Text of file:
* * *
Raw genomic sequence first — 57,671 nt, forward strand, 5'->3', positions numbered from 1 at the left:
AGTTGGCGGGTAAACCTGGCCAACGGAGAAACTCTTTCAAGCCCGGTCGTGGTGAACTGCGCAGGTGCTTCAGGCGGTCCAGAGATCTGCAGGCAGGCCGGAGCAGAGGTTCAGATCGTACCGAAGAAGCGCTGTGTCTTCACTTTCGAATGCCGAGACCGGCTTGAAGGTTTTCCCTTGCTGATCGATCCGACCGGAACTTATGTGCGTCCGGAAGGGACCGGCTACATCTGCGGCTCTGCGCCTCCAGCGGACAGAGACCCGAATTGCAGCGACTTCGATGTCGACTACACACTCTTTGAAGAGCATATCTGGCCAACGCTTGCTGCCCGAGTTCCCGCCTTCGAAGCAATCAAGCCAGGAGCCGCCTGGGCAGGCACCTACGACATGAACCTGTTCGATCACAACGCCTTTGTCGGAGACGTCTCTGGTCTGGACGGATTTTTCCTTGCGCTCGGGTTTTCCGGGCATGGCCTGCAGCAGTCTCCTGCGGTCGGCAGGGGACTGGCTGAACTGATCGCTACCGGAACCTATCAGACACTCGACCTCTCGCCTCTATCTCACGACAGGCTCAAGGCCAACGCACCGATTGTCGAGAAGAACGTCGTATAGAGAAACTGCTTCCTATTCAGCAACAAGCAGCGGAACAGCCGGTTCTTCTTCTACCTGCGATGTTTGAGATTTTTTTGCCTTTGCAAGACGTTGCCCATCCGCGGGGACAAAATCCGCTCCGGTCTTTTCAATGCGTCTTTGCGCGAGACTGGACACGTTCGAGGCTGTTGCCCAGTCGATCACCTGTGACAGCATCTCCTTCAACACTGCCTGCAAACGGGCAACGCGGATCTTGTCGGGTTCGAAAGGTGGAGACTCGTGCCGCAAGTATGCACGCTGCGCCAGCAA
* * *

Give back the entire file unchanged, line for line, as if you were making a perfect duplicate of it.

Raw genomic sequence first — 57,671 nt, forward strand, 5'->3', positions numbered from 1 at the left:
AGTTGGCGGGTAAACCTGGCCAACGGAGAAACTCTTTCAAGCCCGGTCGTGGTGAACTGCGCAGGTGCTTCAGGCGGTCCAGAGATCTGCAGGCAGGCCGGAGCAGAGGTTCAGATCGTACCGAAGAAGCGCTGTGTCTTCACTTTCGAATGCCGAGACCGGCTTGAAGGTTTTCCCTTGCTGATCGATCCGACCGGAACTTATGTGCGTCCGGAAGGGACCGGCTACATCTGCGGCTCTGCGCCTCCAGCGGACAGAGACCCGAATTGCAGCGACTTCGATGTCGACTACACACTCTTTGAAGAGCATATCTGGCCAACGCTTGCTGCCCGAGTTCCCGCCTTCGAAGCAATCAAGCCAGGAGCCGCCTGGGCAGGCACCTACGACATGAACCTGTTCGATCACAACGCCTTTGTCGGAGACGTCTCTGGTCTGGACGGATTTTTCCTTGCGCTCGGGTTTTCCGGGCATGGCCTGCAGCAGTCTCCTGCGGTCGGCAGGGGACTGGCTGAACTGATCGCTACCGGAACCTATCAGACACTCGACCTCTCGCCTCTATCTCACGACAGGCTCAAGGCCAACGCACCGATTGTCGAGAAGAACGTCGTATAGAGAAACTGCTTCCTATTCAGCAACAAGCAGCGGAACAGCCGGTTCTTCTTCTACCTGCGATGTTTGAGATTTTTTTGCCTTTGCAAGACGTTGCCCATCCGCGGGGACAAAATCCGCTCCGGTCTTTTCAATGCGTCTTTGCGCGAGACTGGACACGTTCGAGGCTGTTGCCCAGTCGATCACCTGTGACAGCATCTCCTTCAACACTGCCTGCAAACGGGCAACGCGGATCTTGTCGGGTTCGAAAGGTGGAGACTCGTGCCGCAAGTATGCACGCTGCGCCAGCAA